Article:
Surprisingly, the best pitcher on the staff that year was Bob Ojeda, who posted an 18-5 record. Gooden won 17 games, Sid Fernandez won 16, Ron Darling won 15, Roger McDowell won 14 in relief, and fifth starter Rick Aguilera won 10. Gary Carter led the club in runs batted in with 105, and Darryl Strawberry led the club in home runs with 27.

The Mets faced the Houston Astros in the NLCS. They dropped the first game in Houston, 1-0, as former Met Mike Scott struck out 14, and Houston first baseman Glenn Davis drove in the game's only run with a homer off of Dwight Gooden.

The Mets rebounded in Game 2, as Bob Ojeda pitched a complete-game victory over Nolan Ryan, 5-1. Keith Hernandez had two hits and drove in two runs.

The Mets came from behind in Game 3, played at Shea Stadium. The Astros touched Ron Darling for four runs early, but Darryl Strawberry's three-run homer tied the game in the sixth. The Astros scored off of reliever Rick Aguilera in the seventh, but the Mets won in dramatic fashion on Len Dykstra's two-run homer off of Houston closer Dave Smith, by a final score of 6-5.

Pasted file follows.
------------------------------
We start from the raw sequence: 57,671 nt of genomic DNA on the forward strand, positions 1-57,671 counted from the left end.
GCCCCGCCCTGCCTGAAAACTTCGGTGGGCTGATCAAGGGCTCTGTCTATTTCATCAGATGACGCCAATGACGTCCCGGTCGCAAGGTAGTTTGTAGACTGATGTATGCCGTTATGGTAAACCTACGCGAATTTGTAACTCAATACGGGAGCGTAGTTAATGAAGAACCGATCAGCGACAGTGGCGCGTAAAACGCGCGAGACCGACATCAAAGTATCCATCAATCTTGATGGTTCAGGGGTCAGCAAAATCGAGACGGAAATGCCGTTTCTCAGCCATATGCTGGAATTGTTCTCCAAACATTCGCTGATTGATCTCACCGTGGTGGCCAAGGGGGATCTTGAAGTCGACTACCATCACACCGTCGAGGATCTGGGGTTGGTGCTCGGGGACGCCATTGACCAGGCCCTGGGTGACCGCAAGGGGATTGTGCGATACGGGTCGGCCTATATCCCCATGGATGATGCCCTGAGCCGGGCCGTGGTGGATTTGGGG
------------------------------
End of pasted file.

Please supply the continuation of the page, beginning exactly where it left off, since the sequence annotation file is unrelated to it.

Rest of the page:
In Game 4, Mike Scott stymied the Mets again, holding them to three hits and defeating Sid Fernandez, 3-1.

Game 5 was a classic pitching duel between Dwight Gooden and Nolan Ryan. Ryan allowed two hits and struck out twelve, and Gooden was almost as good, but the game went into extra innings tied at 1-1. Gary Carter won the game in the 12th with a one-out single to center.

The Mets returned to Houston in the driver's seat, needing to win only once in two games. Bob Ojeda opposed Houston right-hander Bob Knepper. The Astros scored three times in the first inning, and the Mets still trailed 3-0 going into the ninth. Knepper tired in the ninth, and the Mets scored three runs off of him and reliever Dave Smith. The game went into extra innings. Rick Aguilera and Roger McDowell of the Mets combined to pitch eight innings of scoreless relief. In the top of the 14th, the Mets finally broke through on a Wally Backman single, but Jesse Orosco was unable to close out the Astros, surrendering a game-tying homer to Billy Hatcher. In the 16th inning, the Mets pushed across three more runs against Houston reliever Aurelio Lopez, but Orosco allowed the Astros to score twice in the bottom of the 16th before striking out Kevin Bass with the winning run on base. It was the longest game ever played in postseason up to that point.